The idea of “cool season” gardening means different things, depending on where you live. Gardeners in the far north can use cool-season annuals as their main season landscape color. In the south, these hardy beauties brighten landscapes and patios from Halloween to Christmas and beyond, survive the mild winter, and rebloom in the early spring. Those in the broad temperate zone in between use cold-tolerant flowers to extend the growing season by planting them early or late in the year.

Calendula officinalis flowering in a garden
Image used with permission by copyright holder

The best cool-season annuals

These beautiful flowers are easy to grow and produce wave after wave of seasonal color.

Bachelor’s Buttons, Centaurea cyanus

Bachelor’s Buttons, also called Cornflower, plants grow 1 to 3 feet tall on upright stems with slender gray-green foliage. The papery, button-shaped, blue, white, or pink flower heads attract butterflies.

Pot Marigold, Calendula officinalis

Pot Marigolds, often simply called Calendula, have an upright habit and grow to about 30 inches. They have somewhat fuzzy foliage and smooth stems. The daisy-like ray flowers range in color from pale yellow to golden, orange, red, or purple. Edible calendula flowers are useful in salads and are popular for herbal remedies.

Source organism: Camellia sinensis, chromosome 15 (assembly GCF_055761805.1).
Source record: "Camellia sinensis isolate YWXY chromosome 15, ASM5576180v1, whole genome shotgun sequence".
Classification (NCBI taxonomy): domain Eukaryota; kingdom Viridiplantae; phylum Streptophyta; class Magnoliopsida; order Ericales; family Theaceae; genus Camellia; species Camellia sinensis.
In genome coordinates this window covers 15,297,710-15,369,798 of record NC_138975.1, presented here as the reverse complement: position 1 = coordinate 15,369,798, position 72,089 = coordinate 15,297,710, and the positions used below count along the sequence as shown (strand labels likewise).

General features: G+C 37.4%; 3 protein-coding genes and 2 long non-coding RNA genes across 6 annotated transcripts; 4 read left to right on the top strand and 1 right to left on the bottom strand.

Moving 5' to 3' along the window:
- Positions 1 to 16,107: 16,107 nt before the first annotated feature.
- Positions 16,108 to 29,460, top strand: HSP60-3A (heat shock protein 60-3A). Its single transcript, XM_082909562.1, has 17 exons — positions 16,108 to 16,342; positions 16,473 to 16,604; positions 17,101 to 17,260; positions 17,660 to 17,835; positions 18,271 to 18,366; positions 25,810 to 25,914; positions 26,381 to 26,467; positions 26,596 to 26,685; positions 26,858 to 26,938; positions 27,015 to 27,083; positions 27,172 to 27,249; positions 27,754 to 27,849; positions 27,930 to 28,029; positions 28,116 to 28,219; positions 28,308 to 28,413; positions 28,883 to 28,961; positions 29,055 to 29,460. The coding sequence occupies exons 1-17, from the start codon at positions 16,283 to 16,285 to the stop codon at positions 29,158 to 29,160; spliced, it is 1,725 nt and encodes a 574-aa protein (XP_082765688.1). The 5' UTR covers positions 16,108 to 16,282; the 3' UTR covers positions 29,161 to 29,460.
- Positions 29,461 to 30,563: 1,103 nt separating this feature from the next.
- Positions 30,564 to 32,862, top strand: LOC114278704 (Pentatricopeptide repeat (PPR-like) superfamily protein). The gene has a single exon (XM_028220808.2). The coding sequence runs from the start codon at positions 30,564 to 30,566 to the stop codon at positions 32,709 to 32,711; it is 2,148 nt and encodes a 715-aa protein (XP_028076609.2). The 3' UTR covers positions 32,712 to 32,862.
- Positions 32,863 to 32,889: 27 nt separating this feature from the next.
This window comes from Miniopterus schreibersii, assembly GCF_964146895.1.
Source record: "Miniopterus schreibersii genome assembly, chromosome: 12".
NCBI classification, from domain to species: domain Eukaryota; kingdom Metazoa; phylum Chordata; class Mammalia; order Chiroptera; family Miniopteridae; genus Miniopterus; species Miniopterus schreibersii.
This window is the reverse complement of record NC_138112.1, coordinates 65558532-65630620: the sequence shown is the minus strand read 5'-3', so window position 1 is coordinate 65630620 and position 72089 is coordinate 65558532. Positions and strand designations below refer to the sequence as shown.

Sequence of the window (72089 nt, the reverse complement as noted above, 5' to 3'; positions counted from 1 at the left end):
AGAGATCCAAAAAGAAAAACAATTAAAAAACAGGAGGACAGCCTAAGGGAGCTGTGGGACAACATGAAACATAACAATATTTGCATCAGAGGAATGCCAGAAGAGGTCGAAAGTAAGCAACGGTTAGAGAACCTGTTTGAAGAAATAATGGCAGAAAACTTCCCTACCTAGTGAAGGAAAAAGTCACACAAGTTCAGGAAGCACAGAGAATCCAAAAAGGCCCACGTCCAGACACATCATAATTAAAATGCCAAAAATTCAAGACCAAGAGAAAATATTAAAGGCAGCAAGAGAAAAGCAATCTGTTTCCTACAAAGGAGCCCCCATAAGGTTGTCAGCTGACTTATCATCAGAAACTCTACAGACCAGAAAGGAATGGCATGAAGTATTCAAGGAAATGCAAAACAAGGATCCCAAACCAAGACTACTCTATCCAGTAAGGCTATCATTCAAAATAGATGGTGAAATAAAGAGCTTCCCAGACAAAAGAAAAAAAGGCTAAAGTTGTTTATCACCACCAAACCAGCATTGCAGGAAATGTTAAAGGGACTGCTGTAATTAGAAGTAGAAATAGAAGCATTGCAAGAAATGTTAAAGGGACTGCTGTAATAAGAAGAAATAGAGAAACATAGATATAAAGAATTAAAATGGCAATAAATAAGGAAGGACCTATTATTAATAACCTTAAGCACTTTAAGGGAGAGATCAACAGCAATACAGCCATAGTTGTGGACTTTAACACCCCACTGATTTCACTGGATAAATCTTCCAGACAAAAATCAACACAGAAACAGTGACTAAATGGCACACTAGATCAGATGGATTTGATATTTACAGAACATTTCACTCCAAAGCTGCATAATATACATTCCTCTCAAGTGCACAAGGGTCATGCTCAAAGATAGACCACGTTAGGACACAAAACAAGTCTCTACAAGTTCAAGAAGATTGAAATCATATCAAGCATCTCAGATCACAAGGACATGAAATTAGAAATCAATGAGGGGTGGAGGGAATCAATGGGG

Lobelia, Lobelia erinus

Also known as Edging Lobelia, this low, trailing plant displays intensely colored flowers in a variety of colors, including white, yellow, pink, red, violet, purple, and blue. It makes a perfect addition to the front edge of flower beds, or let it spill over the edges of containers.

Violas and Pansies, Viola tricolor and V. x wittrockiana

These are arguably the hardiest and most colorful of all cool-season annuals. Violas, also known as Johnny Jump Ups, continue to produce their 1-inch blooms in masses, as long as they are not frozen solid. They suffer little or no damage from weeks of ice and snow cover, and resume their colorful display as soon as they thaw.

Pansies have larger flowers and bloom slightly less in the coldest part of winter. Both pansies and violas come in a full spectrum of solid and patterned bloom colors from white to (nearly) black, and every color in between.

Snapdragons, Antirrhinum majus